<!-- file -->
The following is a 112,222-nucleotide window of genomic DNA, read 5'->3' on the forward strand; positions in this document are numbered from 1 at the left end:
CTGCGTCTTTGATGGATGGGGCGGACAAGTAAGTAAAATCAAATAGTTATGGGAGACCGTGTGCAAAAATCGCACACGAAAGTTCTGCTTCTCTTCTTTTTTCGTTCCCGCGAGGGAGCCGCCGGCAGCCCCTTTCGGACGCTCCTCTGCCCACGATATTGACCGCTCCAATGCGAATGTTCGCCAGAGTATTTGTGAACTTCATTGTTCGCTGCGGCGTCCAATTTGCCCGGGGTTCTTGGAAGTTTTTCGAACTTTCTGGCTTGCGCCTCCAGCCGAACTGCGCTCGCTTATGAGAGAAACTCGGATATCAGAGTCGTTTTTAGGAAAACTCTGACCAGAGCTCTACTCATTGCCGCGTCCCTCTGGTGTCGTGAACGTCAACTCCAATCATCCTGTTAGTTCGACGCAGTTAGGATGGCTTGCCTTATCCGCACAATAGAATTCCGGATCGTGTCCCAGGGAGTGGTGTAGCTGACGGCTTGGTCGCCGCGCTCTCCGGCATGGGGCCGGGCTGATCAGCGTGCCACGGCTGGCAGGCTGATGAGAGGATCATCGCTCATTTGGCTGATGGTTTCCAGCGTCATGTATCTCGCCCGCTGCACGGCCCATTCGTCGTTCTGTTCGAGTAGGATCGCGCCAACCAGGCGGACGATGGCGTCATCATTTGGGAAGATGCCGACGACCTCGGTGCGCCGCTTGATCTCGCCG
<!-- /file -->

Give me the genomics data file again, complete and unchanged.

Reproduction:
The following is a 112,222-nucleotide window of genomic DNA, read 5'->3' on the forward strand; positions in this document are numbered from 1 at the left end:
CTGCGTCTTTGATGGATGGGGCGGACAAGTAAGTAAAATCAAATAGTTATGGGAGACCGTGTGCAAAAATCGCACACGAAAGTTCTGCTTCTCTTCTTTTTTCGTTCCCGCGAGGGAGCCGCCGGCAGCCCCTTTCGGACGCTCCTCTGCCCACGATATTGACCGCTCCAATGCGAATGTTCGCCAGAGTATTTGTGAACTTCATTGTTCGCTGCGGCGTCCAATTTGCCCGGGGTTCTTGGAAGTTTTTCGAACTTTCTGGCTTGCGCCTCCAGCCGAACTGCGCTCGCTTATGAGAGAAACTCGGATATCAGAGTCGTTTTTAGGAAAACTCTGACCAGAGCTCTACTCATTGCCGCGTCCCTCTGGTGTCGTGAACGTCAACTCCAATCATCCTGTTAGTTCGACGCAGTTAGGATGGCTTGCCTTATCCGCACAATAGAATTCCGGATCGTGTCCCAGGGAGTGGTGTAGCTGACGGCTTGGTCGCCGCGCTCTCCGGCATGGGGCCGGGCTGATCAGCGTGCCACGGCTGGCAGGCTGATGAGAGGATCATCGCTCATTTGGCTGATGGTTTCCAGCGTCATGTATCTCGCCCGCTGCACGGCCCATTCGTCGTTCTGTTCGAGTAGGATCGCGCCAACCAGGCGGACGATGGCGTCATCATTTGGGAAGATGCCGACGACCTCGGTGCGCCGCTTGATCTCGCCG